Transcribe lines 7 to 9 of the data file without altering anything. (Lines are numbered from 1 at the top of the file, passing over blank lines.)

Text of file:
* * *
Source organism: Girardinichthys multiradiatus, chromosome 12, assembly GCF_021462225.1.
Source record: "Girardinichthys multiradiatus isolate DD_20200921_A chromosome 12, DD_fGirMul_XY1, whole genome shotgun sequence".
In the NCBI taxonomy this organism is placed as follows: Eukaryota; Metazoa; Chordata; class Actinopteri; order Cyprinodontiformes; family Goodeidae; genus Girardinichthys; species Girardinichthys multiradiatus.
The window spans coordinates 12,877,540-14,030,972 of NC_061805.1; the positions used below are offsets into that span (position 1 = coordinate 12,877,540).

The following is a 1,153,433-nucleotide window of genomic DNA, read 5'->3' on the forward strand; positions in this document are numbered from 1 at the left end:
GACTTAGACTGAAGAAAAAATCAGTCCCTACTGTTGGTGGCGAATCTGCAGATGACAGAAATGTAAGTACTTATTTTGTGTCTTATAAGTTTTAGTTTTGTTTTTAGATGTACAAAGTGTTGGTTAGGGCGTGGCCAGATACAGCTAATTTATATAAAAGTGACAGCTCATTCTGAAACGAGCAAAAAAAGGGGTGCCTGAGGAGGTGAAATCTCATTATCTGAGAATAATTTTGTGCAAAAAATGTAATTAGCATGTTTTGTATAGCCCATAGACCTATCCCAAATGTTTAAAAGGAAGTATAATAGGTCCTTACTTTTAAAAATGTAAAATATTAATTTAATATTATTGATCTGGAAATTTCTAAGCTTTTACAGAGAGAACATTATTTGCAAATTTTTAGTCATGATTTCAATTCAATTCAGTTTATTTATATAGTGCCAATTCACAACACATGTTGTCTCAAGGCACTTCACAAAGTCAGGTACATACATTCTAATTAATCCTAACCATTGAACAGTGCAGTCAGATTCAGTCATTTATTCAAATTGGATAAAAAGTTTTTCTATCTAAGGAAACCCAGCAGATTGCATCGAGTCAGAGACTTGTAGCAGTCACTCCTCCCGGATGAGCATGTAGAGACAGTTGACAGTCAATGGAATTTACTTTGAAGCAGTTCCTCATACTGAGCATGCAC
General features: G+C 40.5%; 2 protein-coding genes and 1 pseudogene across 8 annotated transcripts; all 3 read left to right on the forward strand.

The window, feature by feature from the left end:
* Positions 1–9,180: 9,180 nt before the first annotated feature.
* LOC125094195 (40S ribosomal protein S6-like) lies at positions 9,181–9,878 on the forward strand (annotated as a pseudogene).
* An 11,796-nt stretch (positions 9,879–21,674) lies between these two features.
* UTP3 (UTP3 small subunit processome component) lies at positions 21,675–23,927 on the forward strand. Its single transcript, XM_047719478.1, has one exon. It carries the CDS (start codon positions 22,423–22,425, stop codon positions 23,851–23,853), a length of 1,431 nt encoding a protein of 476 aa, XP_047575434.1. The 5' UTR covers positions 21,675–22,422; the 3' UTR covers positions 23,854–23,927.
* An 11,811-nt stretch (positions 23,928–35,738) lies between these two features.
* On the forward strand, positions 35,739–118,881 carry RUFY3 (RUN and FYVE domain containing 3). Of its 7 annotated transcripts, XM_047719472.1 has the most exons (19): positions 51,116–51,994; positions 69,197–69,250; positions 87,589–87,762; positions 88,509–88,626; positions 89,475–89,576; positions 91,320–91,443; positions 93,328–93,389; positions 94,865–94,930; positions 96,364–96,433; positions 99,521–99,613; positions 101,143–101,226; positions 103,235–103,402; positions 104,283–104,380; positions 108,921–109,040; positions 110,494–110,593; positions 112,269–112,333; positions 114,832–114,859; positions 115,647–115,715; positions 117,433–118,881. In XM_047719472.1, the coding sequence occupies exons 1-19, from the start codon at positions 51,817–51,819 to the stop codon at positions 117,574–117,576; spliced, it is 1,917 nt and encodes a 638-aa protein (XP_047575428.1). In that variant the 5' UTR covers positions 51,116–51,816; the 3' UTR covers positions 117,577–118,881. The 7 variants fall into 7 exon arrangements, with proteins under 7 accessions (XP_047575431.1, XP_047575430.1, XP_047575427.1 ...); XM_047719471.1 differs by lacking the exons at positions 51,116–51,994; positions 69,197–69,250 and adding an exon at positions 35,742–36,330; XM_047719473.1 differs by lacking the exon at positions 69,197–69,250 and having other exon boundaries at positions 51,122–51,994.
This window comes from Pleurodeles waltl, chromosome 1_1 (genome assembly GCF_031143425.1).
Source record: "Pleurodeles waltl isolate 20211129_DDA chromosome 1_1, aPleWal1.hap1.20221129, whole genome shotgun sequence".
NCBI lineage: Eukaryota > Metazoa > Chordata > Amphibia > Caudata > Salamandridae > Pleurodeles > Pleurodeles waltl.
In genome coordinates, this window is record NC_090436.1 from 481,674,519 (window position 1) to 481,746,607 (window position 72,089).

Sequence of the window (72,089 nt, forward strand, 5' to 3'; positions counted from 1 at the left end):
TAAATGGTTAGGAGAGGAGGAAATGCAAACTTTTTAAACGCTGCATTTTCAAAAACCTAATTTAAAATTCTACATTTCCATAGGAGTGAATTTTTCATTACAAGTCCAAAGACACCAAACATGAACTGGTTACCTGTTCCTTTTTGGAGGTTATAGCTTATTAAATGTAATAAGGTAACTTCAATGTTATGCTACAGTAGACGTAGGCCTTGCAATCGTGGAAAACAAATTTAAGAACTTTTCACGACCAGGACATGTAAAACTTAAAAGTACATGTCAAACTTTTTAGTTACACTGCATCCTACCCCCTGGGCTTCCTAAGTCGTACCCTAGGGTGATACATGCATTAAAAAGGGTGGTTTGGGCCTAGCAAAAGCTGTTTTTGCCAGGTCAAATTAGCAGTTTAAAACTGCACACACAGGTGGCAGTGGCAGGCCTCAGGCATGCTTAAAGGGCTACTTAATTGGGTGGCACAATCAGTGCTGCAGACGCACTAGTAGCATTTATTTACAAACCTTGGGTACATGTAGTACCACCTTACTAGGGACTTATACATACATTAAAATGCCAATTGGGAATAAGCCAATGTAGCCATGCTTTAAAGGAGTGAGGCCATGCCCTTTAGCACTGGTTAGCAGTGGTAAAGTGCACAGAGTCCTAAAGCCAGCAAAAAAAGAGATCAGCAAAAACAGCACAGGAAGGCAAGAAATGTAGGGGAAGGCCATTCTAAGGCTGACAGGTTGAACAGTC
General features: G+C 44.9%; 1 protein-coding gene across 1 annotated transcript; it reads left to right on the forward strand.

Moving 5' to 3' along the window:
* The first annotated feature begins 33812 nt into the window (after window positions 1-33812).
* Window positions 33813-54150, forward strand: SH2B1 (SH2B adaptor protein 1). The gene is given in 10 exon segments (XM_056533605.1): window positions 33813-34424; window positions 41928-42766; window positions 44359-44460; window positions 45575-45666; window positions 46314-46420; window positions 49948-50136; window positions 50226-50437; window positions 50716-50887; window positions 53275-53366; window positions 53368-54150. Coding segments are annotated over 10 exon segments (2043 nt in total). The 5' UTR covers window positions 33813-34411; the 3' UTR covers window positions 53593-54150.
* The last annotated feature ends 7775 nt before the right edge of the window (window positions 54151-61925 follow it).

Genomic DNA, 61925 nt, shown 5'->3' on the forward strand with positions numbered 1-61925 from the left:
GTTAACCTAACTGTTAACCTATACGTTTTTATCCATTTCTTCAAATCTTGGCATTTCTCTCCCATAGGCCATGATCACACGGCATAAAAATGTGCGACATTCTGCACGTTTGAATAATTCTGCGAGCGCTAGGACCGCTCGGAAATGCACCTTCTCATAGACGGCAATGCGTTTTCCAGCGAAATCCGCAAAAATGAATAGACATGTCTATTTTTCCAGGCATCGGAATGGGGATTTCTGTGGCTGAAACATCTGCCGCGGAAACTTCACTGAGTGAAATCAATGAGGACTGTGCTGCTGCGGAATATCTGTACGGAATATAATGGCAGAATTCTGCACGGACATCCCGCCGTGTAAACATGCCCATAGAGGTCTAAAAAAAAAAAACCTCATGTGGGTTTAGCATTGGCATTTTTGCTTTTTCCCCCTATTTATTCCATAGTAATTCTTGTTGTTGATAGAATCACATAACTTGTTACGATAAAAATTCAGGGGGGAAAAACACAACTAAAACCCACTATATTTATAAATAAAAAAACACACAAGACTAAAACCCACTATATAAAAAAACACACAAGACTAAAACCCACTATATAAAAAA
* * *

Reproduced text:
General features: G+C 40.5%; 2 protein-coding genes and 1 pseudogene across 8 annotated transcripts; all 3 read left to right on the forward strand.

The window, feature by feature from the left end:
* Positions 1–9,180: 9,180 nt before the first annotated feature.